sober lifestyle

Tradition

“This is too much rain, even for me,” I thought this morning as I peered out the door of my basement gym at the scene depicted above. The bottom portion of our deck was getting pelted, and I understood that I would have to program myself some kind of indoor workout, rather than taking my usual Saturday nature walk.

But, at least my hubby would be happy!

A soaking wet deck meant we couldn’t carry out my harebrained Memorial Day weekend scheme: setting up our tent right here at the townhouse and doing a quarantine campout.

I conjured up that ill-fated idea earlier this week, while walking through Tyler State Park at lunchtime of a much nicer day. Looking up at the leafy canopy above me, with sunlight streaming through onto my face, I was instantly catapulted to our campsite at Lake In Wood, Lancaster County, where we used to kick off the summer every year by kicking back in zero-gravity chairs and drinking beer (after beer after beer) under towering elm trees, next to a fire pit we worked hard to keep active all day long.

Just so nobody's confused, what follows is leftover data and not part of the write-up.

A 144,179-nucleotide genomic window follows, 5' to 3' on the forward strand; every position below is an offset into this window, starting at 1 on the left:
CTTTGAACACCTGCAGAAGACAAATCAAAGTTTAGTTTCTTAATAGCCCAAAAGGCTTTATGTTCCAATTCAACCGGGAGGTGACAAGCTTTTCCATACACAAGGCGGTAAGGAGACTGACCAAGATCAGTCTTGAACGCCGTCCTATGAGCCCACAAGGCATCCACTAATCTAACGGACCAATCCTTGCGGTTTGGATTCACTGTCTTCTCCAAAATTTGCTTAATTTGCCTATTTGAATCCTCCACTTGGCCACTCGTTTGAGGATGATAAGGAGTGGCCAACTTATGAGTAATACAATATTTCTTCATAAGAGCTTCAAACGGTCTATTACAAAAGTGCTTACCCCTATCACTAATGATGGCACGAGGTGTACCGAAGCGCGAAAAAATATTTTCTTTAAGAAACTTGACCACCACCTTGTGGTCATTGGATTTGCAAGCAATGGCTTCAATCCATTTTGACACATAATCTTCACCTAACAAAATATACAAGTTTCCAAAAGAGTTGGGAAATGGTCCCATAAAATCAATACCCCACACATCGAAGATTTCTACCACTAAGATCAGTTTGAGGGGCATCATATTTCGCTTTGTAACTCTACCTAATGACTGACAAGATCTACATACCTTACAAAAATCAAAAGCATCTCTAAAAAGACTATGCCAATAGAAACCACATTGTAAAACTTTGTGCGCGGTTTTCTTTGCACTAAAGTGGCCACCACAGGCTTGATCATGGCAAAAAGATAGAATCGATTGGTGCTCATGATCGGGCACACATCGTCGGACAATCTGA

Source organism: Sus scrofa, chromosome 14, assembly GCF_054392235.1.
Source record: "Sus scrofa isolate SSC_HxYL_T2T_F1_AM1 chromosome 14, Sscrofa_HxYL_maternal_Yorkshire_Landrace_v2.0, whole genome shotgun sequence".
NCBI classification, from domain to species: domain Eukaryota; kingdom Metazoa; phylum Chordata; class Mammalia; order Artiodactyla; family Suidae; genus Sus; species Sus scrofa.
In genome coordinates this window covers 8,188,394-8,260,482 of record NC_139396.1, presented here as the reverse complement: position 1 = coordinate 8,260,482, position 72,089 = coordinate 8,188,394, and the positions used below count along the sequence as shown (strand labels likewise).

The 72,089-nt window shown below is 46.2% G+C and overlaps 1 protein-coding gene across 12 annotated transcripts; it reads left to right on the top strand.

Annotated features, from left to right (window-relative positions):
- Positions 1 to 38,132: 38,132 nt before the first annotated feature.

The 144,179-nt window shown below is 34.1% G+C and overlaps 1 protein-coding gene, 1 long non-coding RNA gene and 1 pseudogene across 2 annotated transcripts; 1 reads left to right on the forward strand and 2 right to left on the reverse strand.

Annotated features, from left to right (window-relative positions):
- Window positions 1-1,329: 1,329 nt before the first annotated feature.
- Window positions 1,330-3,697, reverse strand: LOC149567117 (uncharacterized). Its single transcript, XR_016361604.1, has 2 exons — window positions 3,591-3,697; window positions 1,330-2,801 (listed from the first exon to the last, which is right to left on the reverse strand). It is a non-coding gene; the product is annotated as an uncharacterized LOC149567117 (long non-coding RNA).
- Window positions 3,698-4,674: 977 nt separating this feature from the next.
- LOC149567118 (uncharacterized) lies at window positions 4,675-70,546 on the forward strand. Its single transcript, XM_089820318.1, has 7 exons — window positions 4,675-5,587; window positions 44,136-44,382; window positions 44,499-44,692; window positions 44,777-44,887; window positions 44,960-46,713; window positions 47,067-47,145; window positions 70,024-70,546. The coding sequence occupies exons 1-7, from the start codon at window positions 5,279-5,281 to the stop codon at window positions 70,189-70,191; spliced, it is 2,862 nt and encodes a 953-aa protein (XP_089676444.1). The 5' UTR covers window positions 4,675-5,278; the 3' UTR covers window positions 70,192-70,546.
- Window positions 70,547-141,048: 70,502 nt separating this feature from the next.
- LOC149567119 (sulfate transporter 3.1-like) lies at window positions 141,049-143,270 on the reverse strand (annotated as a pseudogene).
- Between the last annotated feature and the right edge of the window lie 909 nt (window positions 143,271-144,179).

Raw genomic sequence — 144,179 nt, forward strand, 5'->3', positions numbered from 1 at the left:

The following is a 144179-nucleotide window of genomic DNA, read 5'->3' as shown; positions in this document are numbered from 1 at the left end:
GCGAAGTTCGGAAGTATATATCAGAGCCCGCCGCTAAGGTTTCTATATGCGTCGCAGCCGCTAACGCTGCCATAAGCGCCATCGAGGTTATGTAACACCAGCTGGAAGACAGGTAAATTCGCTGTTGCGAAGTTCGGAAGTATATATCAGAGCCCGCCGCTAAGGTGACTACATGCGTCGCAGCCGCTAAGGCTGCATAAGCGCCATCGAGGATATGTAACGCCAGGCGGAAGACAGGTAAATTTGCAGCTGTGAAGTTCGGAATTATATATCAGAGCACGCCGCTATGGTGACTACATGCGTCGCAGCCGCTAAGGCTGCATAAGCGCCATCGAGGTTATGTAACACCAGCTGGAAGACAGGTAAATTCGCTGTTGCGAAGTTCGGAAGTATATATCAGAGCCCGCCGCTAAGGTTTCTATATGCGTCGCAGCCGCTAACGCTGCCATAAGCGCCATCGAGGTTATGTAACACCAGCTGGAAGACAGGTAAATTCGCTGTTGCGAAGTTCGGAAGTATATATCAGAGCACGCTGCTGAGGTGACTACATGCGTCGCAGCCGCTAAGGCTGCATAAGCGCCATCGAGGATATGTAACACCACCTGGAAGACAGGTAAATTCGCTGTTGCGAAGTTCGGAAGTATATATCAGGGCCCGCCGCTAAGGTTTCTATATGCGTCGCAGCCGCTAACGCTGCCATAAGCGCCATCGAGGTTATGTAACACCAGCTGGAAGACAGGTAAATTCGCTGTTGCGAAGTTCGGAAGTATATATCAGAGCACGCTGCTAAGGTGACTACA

Old traditions die hard, but at 321 days, I’m starting to feel strong enough in sobriety to dive into some of my old favorite activities without one of my two long-time best friends.


I’m a camping girl from a camping family — both sides — raised on annual excursions “into the wild” at Governor Dodge, Kettle Moraine, Door County…in short, Wisconsin was my childhood wonderland. One summer when I was 8, we changed it up and headed east in our station wagon, bound for Boston, and instead of stopping at a hotel, we set up our tent in the park at Valley Forge, PA, to rest up for the home stretch.

Yeah, we’re tent people, too. My grandparents did have a sweet conversion van when I was growing up, which I thought was the coolest thing on Earth (it had a STOVE!), but my parents were all about that no-frills life of nylon walls, zippered doors and the occasional stick or stone embedded in your back, and I did not mind. They passed their roughing-it love on to me.

It was only right that I would marry a camping guy. He owned his own two-person tent when I met him, and we stuffed ourselves into it before we were even officially dating 🤭, when he took me on a group camping trip near Hershey to meet his friends for the first time.